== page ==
It was probably only a matter of time before the Los Angeles Lakers got healthy and figured it out.
Tuesday night, the Milwaukee Bucks just happened to be in their way.
A sluggish offensive night, missed free throws and turnovers gave the Bucks little chance to compete with a Lakers group that seems to be hitting their stride.
Kobe Bryant and Dwight Howard combined for 62 points and were a combined 26 of 37 from the field as the Lakers turned a six-point lead after three quarters into a 104-88 victory.
“We just didn’t have our A-game today,” Bucks coach Jim Boylan said. “Our guys fought hard and it was just one of those games that slipped away from us.”
If Milwaukee was going to keep up with Bryant and Howard, it was going to have to have Brandon Jennings and Monta Ellis on their games. But the Bucks’ top duo was just a combined 10 of 30 from the field and Milwaukee shot just 35.8 percent as a team.
The Lakers made it a point to take Jennings out of the game by having Bryant guard him, trying to take the ball out of his hands.
It worked, and Milwaukee’s offense couldn’t recover.
“We like to have the ball in Brandon’s hands so he can initiate the offense and get things going for us,” Boylan said. “Kobe is a great individual defender and he showed it tonight.
“Our rhythm was taken away from us mainly by the defense that Kobe played.”
On the other side, Los Angeles assisted on 21 of its first 23 baskets and moved the basketball incredibly well all night long.
“They were on their game tonight,” Boylan said. “Anytime a team can have that many assists in a half, you are playing very good basketball. They played very well, so it was difficult.”
It was bad news for the Bucks when Howard returned from a shoulder injury Sunday against Cleveland. Big, physical big men have given Milwaukee fits all season long and Howard is arguably the biggest and strongest big in the league.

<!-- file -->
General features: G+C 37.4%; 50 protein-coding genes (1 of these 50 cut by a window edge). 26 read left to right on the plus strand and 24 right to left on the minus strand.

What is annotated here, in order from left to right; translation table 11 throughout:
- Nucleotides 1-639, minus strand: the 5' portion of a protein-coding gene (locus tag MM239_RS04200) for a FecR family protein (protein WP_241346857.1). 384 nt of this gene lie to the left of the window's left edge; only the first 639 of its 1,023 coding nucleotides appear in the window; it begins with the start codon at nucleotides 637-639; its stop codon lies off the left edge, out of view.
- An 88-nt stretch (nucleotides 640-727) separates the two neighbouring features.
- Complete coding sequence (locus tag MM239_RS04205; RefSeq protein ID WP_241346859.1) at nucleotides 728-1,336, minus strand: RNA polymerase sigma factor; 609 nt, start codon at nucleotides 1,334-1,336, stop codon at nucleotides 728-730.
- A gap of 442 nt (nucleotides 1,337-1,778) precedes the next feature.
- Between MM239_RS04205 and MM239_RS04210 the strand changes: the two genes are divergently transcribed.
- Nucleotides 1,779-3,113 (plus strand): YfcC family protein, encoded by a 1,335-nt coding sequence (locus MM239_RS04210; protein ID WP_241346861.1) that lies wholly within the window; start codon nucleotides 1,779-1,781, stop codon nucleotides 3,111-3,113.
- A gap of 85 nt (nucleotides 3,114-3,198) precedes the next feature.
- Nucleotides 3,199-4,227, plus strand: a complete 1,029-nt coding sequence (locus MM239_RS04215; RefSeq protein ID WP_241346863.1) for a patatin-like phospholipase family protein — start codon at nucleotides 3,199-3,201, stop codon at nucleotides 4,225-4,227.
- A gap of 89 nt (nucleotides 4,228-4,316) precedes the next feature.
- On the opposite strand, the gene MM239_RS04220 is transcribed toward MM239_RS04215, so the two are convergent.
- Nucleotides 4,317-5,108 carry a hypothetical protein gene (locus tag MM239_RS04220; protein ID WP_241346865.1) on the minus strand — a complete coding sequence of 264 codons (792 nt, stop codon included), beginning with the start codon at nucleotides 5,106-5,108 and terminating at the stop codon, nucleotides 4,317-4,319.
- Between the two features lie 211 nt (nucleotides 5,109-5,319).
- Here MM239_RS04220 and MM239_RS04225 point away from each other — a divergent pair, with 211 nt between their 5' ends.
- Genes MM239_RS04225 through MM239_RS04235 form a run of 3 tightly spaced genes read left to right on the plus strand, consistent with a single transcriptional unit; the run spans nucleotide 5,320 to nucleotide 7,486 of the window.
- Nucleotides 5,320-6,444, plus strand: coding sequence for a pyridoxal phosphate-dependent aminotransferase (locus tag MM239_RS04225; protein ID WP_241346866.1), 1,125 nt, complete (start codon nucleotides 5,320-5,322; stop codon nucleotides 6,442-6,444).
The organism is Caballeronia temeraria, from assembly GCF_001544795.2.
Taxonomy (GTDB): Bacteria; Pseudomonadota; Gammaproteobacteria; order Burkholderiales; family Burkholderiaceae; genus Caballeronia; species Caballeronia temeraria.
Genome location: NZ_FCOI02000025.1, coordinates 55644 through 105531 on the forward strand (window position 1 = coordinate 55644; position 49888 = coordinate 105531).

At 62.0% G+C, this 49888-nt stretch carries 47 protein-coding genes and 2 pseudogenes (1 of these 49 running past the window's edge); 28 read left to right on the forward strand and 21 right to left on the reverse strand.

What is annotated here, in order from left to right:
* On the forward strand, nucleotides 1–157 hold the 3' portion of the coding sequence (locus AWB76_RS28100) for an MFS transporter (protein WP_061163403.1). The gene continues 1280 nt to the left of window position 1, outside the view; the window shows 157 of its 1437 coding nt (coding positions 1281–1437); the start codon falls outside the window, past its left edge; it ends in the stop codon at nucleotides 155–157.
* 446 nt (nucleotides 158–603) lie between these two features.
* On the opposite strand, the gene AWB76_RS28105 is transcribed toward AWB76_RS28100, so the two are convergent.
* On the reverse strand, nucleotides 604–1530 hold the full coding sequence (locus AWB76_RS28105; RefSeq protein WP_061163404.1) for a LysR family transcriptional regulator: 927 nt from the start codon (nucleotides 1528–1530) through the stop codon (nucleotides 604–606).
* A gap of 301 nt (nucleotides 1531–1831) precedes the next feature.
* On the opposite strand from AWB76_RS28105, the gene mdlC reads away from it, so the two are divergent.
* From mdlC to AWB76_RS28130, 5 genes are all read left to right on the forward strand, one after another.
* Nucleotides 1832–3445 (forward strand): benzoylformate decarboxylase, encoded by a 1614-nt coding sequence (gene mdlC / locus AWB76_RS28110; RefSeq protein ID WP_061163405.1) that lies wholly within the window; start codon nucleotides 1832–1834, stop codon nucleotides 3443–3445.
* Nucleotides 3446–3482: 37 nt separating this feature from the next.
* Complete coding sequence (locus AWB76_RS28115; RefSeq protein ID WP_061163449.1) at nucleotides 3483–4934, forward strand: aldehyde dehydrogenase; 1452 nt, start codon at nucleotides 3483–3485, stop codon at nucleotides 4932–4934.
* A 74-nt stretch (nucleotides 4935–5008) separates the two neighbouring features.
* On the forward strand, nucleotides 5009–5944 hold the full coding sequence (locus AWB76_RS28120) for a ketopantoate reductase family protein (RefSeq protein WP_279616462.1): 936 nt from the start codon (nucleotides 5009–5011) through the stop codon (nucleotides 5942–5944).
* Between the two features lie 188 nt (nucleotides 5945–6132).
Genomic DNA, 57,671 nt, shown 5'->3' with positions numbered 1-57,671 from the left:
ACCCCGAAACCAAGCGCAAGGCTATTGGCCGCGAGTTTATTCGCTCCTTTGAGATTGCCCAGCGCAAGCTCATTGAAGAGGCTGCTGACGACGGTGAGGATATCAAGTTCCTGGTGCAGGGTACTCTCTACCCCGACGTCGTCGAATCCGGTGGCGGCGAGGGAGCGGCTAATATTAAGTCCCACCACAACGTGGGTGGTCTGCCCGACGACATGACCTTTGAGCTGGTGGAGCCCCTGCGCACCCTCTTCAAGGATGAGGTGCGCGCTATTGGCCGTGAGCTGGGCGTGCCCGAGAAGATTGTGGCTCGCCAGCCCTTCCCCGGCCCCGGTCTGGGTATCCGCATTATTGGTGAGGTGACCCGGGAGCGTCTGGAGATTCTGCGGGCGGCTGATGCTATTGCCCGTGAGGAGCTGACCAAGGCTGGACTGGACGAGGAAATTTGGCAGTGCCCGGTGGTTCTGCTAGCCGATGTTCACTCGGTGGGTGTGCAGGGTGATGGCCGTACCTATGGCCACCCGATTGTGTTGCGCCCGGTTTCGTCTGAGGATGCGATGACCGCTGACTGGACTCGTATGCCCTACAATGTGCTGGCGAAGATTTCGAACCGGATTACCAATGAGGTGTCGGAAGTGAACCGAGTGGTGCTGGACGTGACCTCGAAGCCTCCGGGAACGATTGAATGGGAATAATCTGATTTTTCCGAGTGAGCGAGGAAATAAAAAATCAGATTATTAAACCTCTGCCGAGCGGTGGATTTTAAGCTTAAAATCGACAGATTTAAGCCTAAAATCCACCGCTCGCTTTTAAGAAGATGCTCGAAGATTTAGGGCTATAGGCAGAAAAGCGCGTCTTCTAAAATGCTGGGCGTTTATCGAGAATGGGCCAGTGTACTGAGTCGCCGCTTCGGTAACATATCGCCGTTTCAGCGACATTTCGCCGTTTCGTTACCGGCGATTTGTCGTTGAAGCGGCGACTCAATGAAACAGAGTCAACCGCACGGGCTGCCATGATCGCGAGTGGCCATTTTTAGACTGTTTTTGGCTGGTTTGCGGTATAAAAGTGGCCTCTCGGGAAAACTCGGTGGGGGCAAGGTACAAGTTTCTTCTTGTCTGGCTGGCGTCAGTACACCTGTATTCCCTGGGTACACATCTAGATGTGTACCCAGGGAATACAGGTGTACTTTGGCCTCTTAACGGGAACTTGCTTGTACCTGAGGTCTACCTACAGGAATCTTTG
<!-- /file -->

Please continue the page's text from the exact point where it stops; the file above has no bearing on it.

Howard scored 31 points and grabbed 16 rebounds, and his offensive game Tuesday was mostly dunks and finishes off passes from teammates. As a result, the Bucks gave up too many easy baskets and Howard finished 14 of 18 from the field. Boylan even tried seldom-used center Samuel Dalembert on Howard, looking for a more physical presence.
“We are a long team but we don’t have the physical guys inside,” Boylan said. “It was a big undertaking tonight for our guys and Dwight was doing what he does, just screening and rolling to the front of the rim. They got him going early, Kobe found him for a couple of easy baskets early. Anytime you can get yourself into a rhythm early, that’s a big advantage.”
With Bryant and Howard a combined 17 of 22 after the third quarter it was hard to believe that the Bucks were only down six points heading to the fourth.
But the Bucks started just 3 for 16 in the final period and the Lakers kept rolling. Before long the six-point lead was 17 and Milwaukee’s chances of a comeback were over.
“I thought we were moving in the right direction but suddenly they got it going and pulled away from us,” Boylan said. ” … I was a little surprised they pulled away from us in the end. I thought we had a nice rhythm going in the third quarter, but it slipped away from us.”